Just Another Wacky Wednesday

 Today marks the one year anniversary of the death of my dear friend Jenny.  I still miss her every day; no one else appreciated the absurd quite like she did.  A group  of us were supposed to meet for breakfast today and then visit the cemetery, but alas, my life had other plans.

My hulking 14 year old son has  been stricken down by illness.  I honestly cannot tell you the last time he was sick.  It might have been in the previous decade.  So I will take him to the highly esteemed Dr. Renee this morning for her diagnosis of viral illness.  But, unbeknownst to Renee, I am sneaking the goddess in as well.  She has also not been quite herself this week, and I figure I’ll take her in with her brother and guilt Renee into a “twofer”.  God knows I don’t take advantage of my friendship with the woman; half the checks in my register are made out to her!  So since I’ve already made this month’s mortgage payment for her, she can look down the goddess’s throat!

Well, the very moment my twelve year old found out that her brother AND her sister would not be going to school, despair set in.  “IT’S NOT FAIR!!!!!!!!!!!!!!” she was heard to wail.  Um, wait, I’m confused.  What’s not fair?  That her brother has a fever of 101?  That her sister has a shiny red nose, just like Rudolph?  I guess I need to keep a petri dish with some bubonic plague germs in it, so when everyone else is sick, I can make sure she gets it too!

And to further add to her horror, Wednesday is recycling.  Her one job.  It’s not a hard job.  One gathers up the newspapers and carries them down to the can and then pulls the can down to the curb.  She had even taken part of the recycling out on Saturday, so it was not the usual tower of papers and boxes.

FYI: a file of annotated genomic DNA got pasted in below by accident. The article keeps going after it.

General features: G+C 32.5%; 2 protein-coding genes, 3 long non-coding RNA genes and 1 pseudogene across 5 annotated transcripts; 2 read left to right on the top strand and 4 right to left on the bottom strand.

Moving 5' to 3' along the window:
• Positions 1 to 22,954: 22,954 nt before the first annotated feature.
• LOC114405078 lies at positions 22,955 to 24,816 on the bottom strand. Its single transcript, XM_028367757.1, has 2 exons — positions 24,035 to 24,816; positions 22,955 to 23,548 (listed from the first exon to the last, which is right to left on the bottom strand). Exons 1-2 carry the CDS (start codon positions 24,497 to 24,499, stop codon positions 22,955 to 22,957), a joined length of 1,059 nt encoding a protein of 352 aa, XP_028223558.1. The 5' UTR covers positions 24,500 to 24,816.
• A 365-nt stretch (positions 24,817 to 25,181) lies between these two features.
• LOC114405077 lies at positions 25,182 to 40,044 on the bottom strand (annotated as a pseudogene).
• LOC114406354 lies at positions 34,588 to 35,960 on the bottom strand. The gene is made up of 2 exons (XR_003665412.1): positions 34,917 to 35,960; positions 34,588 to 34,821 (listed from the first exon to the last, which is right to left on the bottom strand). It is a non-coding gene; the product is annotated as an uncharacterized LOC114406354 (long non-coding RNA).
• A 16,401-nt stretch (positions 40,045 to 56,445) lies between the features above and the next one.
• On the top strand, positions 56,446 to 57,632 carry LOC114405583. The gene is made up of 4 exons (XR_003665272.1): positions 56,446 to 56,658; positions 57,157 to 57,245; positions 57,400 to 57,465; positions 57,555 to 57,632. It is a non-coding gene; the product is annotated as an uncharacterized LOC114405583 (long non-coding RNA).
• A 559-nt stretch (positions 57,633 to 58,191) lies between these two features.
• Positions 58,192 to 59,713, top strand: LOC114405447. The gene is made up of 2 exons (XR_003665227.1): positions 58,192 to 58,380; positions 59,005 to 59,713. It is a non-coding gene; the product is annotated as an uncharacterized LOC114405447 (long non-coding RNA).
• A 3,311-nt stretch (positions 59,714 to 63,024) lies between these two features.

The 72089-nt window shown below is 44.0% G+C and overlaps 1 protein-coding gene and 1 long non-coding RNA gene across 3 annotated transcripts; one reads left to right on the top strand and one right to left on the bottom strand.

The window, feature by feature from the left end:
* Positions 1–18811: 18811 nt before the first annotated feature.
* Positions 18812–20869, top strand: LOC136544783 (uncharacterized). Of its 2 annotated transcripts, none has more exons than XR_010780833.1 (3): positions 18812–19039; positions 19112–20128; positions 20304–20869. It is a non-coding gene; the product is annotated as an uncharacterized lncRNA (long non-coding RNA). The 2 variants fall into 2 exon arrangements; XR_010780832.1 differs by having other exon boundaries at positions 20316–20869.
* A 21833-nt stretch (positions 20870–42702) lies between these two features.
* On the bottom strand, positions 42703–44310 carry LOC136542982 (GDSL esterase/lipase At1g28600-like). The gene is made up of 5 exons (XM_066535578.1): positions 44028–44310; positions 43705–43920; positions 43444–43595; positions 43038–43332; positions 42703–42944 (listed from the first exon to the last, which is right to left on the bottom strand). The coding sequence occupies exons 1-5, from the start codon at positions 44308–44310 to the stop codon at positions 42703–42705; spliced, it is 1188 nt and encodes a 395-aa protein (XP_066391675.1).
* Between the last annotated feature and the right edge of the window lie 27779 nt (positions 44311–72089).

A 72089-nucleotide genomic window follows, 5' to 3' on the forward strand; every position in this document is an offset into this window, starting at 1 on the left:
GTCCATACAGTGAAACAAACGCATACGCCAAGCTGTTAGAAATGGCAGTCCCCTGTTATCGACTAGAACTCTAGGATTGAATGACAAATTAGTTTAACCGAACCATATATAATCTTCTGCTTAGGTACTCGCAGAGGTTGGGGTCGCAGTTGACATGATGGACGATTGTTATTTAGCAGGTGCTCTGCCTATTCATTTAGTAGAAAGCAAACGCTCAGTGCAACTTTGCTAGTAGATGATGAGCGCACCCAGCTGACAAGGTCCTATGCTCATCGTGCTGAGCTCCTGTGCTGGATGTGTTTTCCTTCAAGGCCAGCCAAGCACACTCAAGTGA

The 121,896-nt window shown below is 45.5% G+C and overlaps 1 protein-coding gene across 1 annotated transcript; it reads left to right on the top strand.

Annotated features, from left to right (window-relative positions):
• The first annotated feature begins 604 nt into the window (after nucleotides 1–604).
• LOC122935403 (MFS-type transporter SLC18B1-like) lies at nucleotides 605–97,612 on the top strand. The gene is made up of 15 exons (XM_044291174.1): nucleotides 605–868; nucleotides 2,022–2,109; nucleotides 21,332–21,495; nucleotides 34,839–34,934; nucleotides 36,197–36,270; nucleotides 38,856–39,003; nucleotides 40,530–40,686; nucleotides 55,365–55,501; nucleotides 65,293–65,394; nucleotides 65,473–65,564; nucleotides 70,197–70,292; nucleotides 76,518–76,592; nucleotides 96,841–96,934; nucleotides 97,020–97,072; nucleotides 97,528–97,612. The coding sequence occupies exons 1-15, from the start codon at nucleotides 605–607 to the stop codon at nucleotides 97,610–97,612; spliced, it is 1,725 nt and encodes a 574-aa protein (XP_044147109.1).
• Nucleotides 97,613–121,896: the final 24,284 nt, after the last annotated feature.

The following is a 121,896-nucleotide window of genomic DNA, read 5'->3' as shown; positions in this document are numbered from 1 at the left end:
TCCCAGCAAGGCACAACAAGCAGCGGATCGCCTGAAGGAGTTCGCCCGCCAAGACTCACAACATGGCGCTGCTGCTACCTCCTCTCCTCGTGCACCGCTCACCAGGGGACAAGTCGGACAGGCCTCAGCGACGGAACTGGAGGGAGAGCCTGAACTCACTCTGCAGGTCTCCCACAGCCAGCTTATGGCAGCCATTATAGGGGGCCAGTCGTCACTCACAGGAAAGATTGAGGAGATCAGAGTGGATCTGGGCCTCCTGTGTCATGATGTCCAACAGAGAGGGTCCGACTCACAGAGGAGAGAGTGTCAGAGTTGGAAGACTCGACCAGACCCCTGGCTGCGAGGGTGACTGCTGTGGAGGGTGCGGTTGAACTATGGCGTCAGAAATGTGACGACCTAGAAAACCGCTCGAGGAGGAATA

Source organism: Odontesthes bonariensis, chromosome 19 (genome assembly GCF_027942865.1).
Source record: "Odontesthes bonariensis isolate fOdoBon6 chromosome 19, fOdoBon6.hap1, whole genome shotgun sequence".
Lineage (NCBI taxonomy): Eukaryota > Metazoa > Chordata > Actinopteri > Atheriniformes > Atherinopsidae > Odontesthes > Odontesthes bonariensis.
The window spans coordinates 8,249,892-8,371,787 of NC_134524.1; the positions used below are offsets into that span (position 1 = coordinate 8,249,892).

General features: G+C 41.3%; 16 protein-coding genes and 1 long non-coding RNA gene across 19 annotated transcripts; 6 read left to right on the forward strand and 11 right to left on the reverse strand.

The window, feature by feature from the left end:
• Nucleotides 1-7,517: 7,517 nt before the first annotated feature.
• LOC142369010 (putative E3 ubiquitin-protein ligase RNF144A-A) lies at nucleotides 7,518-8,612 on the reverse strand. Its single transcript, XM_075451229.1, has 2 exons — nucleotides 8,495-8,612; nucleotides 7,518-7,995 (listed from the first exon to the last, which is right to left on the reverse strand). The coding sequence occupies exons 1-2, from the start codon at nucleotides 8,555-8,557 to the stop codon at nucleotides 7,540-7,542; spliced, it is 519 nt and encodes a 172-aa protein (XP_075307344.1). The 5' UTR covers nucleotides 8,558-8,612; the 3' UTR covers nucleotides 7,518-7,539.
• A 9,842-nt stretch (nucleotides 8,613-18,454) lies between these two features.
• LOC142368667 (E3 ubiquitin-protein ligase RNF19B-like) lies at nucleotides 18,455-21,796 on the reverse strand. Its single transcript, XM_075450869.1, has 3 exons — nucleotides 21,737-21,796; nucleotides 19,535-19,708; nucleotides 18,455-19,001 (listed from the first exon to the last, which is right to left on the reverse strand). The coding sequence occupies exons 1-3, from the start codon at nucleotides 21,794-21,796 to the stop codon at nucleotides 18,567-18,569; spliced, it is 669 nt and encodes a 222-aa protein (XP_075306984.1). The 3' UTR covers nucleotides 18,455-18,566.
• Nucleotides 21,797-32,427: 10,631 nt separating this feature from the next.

She stomped over to the pile, stared at it and screamed “why can’t somebody help me?”  Of course I ignored her.  She picked it up and dropped it.  Picked it up again and dropped it.  The usual drama.  Her mind was seething, resentment a palpable aura around her.  Here she was, taking out the recycling, while her brother did not have to go to school.  She didn’t care that he had been vomiting since 4 a.m.    According to her, he  should still be going to school. 

Pretty soon, she was on the floor, surrounded by recycling, keening with despair because the world was treating her so badly.  I sat here at the computer, stoically ignoring her.  My husband is not gifted with the same patience.

“Get your butt up off the ground right now and get that recycling out or I’ll give you something to cry about,” he thundered ferociously.  I love that line because it’s so ineffective.  The only thing it accomplishes is to utterly piss off the parent uttering it because the child is so unimpressed. 

“No,” she said defiantly, tossing her hair.  “I HATE YOU!!!”

I am, by now, completely immune to that particular utterance, but it never fails to whip daddy into a frenzy. 


The only reason he got her a cell phone was so he could take it away from her.  I have witnessed this phenomenon over and over again.  She got the phone in February and she has actually had it in her possession a total of 12 days.